August 25, 2010 at 7:00 pm in INFORUM
The biggest bill for special assessments near the new Davies High School will go to the Fargo School District. Continue Reading
Tags: Davies High School, Fargo, K12 education, special assessments 7 Comments »
“Of the $11.9 million project, total assessments are estimated at $9.7 million. The districtâ€™s share is almost 29 percent of the specials, with the rest going to homeowners and developers.”
Ok, so who pays a large portion to schools? Fargo tax payers.
“City taxpayers will also pick up a chunk of the projects.
A portion of improvements not assessed will be paid for through city sales taxes and sewer utility funds, putting taxpayers on the hook for $1.9 million of the paving and sewer projects.”
Ok, so… Fargo tax payers.
“And depending on the number of deferrals offered, the city would pay for that interest with taxpayer funds. Deferrals allow delayed payments for developers and homeowners.”
…. Fargo tax payers.
I know it’s got to come from somewhere, but in addition to the HUGE dollar amounts going to property owners down there – holy smokes! I guess infrastructure has to be payed some way, and taking it from the tax payers is the solution. It’s too bad it’s almost the hole thing for such a large project.
Like or Dislike: 16 4
I don’t agree with the project, how it was approved, or how assessments were divided up necessarily, but this is a public school project. I think it is important to remember that public schools can only be paid for one way, through taxes. Pointing out that all of the channels that the money flowing through come from tax payers is making a big deal out of something that is a given. Every public school in the country is paid for the same way. Tax payer funded.
Like or Dislike: 8 5
Personally, I think that 100% of the specials should come from those Fargo School Board members who voted for this project. It’s their boondoggle. I think in the future, it would also help to make school boards look and say “Do we really need this new school or not?” On another note, did the number of students enrolled in Fargo Public Schools this year increase or decrease? Oh yeah, that’s right it DECREASED. Yet we needed a new school…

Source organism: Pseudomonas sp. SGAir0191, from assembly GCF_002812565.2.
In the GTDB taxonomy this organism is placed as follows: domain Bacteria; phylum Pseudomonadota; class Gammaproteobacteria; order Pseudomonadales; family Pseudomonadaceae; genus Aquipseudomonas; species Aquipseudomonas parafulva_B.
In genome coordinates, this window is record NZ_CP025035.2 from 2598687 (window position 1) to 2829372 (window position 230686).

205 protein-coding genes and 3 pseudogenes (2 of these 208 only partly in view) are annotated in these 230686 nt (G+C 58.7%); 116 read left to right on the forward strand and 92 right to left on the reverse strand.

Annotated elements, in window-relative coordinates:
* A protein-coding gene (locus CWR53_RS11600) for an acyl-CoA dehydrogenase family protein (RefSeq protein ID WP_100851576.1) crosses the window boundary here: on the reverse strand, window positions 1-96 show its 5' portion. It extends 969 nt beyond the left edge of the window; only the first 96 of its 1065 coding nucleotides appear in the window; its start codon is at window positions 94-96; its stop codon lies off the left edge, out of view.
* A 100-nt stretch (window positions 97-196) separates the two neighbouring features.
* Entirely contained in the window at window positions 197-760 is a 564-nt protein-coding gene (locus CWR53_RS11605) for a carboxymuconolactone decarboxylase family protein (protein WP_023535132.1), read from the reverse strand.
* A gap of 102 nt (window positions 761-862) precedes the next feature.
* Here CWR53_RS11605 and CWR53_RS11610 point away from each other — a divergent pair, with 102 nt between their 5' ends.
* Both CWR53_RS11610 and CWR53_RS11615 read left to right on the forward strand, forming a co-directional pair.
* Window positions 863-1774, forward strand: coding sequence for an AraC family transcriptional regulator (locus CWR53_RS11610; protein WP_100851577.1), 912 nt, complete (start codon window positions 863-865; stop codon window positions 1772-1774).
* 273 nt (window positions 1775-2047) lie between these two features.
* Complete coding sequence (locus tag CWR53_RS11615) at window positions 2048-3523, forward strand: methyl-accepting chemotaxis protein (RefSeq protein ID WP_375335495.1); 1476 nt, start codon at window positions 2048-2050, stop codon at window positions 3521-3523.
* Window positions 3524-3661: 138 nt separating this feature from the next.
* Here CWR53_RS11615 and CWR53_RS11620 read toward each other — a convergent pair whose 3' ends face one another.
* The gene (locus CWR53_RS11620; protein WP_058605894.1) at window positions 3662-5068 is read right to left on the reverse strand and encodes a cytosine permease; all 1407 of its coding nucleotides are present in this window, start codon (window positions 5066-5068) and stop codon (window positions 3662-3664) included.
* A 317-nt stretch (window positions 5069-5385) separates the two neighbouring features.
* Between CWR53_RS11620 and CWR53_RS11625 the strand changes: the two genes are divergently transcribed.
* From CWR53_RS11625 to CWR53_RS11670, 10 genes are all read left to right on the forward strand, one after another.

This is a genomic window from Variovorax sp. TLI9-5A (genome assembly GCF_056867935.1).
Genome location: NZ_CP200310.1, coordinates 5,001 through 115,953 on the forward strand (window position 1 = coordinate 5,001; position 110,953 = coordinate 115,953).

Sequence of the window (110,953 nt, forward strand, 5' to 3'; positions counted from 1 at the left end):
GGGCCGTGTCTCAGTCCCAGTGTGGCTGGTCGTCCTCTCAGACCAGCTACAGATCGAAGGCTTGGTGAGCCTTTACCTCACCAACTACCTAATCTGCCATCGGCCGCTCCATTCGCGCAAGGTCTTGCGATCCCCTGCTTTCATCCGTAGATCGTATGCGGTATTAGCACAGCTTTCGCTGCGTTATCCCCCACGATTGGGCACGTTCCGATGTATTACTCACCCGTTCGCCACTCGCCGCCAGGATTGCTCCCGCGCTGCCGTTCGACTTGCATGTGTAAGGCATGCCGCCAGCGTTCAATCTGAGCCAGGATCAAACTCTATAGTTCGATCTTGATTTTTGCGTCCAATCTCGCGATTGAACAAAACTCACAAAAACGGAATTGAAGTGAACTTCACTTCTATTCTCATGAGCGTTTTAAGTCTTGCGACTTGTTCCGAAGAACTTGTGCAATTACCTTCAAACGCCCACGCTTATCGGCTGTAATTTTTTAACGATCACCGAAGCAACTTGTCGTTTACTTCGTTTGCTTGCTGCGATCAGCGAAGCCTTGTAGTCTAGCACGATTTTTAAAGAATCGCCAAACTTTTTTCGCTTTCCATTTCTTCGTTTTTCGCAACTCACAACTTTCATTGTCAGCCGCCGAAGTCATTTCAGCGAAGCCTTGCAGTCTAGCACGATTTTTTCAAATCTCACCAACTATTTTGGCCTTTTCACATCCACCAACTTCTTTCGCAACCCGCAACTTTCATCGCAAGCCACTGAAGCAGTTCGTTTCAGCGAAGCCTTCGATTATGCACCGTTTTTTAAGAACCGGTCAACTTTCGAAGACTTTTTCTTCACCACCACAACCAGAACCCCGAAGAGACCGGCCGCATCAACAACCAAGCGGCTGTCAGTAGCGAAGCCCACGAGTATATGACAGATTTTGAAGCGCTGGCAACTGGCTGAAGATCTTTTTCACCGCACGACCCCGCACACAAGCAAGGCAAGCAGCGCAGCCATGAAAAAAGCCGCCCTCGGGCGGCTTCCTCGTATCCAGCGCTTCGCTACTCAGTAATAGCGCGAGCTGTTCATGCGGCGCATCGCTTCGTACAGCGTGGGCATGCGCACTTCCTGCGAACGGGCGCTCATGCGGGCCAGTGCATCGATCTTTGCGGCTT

Like or Dislike: 17 4
â€œAnd depending on the number of deferrals offered, the city would pay for that interest with taxpayer funds. ”
I think the reporter needs to look deeper at this. The city charges interest on special assessments, not vice versa. We should see what rate the city charges on special assessments and how much is made on that.
If the improvements were independently financed, a bank somewhere would be charging interest and making money. In this case, the city is financing it and charging interest to the homeowners over time. As a taxpayer, I would rather be paying interest to the city than to a bank someplace.
Like or Dislike: 4 6
I say email the public leaders with your voices. Their email addresses are on City of Fargo website. They do deserve to hear ALL of our voices!! I agree with all of the above comments!! Changes need to be made – now is a good time!!
Like or Dislike: 12 2
Let’s see — those homeowners who are assessed will pay their share …. and they will also pay a city wide assessment? ? …. and they will also pay a water & sewer tax?? … WOW — they really are getting it in the wallet.
Like or Dislike: 7 3
Special assessments are not taxes, just ask the IRS or special assessor, Ben. Ask anyone else in town and they think it’s a tax. The A.G. will tell the school board the same thing as the IRS agent and Ben. The city adds 25% to the total cost of any special project and puts that money in the city general fund, then the city pays a little of the total project with storm sewer funds and gas tax money and sales tax money to pay down the total assessment by about 15%. The city also adds 1% to the cost of the improvement bond that finances the project and that’s the interest the city charges the individual property owner (bond interest plus city interest). The profit goes into the general city fund. All property is special assessed including city parks, churches, colleges, Federal buildings firehouses, etc because that property has these so called improvements done to the property. I remember when the city tried including a maintenance project on a project that went by my house, no way did that occur.
Like or Dislike: 6 2
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